Cynthia Weil, who put the words to this ‘lovable’ feeling, dies at 82

Mrs. Weil was born on October 18, 1940, in New York City, the youngest of two children of Morris Weil, who owned a furniture company, and Dorothy (Mendez) Weil.

Growing up on the Upper West Side of Manhattan, and later on the Upper East Side, she trained as an actress and dancer and dreamed of a life in theater, a subject she later majored at Sarah Lawrence College in Bronxville, New York.

“I always was Focus on Broadwayshe said in a 2016 video interview with the Rock & Roll Hall of Fame. “I wanted to write for Broadway, I always envisioned myself doing something on Broadway.”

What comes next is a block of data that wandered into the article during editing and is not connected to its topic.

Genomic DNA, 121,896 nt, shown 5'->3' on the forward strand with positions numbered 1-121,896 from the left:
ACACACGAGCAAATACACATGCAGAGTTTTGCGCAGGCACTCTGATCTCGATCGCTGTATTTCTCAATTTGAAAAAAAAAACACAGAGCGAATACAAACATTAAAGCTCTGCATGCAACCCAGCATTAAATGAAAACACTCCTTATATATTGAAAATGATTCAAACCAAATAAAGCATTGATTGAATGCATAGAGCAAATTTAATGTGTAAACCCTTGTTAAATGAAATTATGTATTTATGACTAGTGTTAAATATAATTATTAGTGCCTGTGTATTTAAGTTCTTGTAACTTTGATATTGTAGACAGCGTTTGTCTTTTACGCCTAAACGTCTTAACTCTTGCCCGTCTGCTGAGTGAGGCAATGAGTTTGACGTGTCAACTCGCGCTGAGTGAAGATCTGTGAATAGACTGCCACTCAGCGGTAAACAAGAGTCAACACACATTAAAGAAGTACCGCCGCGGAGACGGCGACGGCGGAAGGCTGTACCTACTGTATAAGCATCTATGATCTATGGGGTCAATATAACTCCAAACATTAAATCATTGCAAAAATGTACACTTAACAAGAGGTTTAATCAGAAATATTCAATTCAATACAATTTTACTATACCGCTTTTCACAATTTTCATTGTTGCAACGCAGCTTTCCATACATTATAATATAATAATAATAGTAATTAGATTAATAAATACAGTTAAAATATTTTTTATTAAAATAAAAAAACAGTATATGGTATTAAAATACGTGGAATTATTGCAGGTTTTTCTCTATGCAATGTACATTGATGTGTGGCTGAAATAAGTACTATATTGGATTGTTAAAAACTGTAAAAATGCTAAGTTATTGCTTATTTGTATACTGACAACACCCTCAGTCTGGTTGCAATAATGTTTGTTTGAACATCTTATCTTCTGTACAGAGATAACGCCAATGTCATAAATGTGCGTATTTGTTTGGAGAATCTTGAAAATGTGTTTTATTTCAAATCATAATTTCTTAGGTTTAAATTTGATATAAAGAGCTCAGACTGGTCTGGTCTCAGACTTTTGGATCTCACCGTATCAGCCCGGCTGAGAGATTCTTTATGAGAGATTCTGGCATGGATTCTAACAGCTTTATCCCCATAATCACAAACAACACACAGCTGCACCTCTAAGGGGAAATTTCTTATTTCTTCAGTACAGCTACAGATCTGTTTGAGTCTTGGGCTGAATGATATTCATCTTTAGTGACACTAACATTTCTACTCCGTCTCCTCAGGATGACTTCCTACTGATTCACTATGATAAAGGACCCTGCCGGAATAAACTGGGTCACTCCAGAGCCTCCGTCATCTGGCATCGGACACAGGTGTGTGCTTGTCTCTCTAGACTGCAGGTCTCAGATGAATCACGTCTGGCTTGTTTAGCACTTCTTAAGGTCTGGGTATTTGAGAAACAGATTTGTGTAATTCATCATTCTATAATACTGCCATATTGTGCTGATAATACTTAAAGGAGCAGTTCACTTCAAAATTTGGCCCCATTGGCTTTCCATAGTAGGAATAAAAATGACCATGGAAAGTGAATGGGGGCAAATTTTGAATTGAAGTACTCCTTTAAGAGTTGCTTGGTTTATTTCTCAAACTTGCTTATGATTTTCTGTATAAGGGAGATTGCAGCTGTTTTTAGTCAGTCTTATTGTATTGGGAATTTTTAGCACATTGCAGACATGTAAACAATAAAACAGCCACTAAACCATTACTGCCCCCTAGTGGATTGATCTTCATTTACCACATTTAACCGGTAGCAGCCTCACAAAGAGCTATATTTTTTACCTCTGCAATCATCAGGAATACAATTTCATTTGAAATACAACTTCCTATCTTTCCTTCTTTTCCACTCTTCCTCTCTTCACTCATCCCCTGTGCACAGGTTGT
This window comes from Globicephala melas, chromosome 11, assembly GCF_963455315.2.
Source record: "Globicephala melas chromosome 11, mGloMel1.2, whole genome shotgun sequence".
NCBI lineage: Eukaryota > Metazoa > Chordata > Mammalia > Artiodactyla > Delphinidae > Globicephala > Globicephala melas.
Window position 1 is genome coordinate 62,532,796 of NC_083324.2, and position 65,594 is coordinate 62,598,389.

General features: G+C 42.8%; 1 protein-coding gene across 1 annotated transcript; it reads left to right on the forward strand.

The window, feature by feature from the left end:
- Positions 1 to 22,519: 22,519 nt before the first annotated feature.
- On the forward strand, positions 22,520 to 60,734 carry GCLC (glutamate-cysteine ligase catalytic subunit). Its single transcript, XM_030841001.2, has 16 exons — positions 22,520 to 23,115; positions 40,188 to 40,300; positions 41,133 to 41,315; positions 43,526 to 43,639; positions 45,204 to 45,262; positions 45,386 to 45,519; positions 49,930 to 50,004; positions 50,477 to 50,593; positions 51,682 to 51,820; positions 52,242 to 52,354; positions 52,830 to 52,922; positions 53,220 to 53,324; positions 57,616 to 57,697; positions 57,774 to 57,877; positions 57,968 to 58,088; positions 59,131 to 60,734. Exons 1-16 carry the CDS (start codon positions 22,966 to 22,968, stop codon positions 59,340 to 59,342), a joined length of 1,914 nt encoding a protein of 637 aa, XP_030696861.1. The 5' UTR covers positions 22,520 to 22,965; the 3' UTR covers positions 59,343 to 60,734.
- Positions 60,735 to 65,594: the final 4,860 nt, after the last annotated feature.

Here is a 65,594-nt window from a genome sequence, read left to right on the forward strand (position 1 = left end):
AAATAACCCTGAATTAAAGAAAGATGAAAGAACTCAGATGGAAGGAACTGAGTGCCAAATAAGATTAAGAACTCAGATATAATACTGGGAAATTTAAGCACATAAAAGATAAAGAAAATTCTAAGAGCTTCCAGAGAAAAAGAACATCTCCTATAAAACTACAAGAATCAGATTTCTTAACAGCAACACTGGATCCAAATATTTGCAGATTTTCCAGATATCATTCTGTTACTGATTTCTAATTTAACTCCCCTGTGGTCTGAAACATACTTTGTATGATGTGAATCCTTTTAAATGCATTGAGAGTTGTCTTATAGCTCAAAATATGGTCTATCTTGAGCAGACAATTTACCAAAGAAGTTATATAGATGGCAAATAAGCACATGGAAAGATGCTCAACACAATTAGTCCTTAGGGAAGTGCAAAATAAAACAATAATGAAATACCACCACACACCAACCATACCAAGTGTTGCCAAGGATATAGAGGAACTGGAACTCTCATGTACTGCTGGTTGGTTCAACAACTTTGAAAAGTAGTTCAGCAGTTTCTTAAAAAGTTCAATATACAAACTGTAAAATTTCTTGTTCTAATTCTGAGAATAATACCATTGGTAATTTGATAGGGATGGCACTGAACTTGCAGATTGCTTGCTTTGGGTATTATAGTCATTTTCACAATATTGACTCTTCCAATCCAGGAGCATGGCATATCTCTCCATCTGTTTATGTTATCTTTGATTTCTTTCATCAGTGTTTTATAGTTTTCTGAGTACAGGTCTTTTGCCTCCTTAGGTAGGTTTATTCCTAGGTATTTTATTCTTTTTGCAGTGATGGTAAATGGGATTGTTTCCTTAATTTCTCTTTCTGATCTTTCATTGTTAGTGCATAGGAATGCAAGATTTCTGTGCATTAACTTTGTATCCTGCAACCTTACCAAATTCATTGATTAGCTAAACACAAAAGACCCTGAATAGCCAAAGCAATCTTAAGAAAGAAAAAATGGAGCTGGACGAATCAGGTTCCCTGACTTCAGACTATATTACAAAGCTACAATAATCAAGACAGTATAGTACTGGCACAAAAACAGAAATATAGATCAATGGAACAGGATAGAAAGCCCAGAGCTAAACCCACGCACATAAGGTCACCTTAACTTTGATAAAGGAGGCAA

She channeled that youthful longing into the lyrics of “On Broadway,” which she originally wrote from the point of view of a small-town girl who dreams of a future on the Great White Trail—a dream that the lyrics admit often comes with dashed hopes:

They say neon lights are bright on Broadway

They say there is always magic in the air

But when you walk down the street

And you don’t have enough food

Gloss wipes off instantly while you’re on the go

Mrs. Will eventually changes the song’s protagonist into a male for sake Lostversion, which charted No. 9 as a single in 1962. Sixteen years later, George Benson made his own version Jazz version at No. 7.

In addition to her husband and daughter, Dr. Mann, a psychiatrist, she is survived by two granddaughters.

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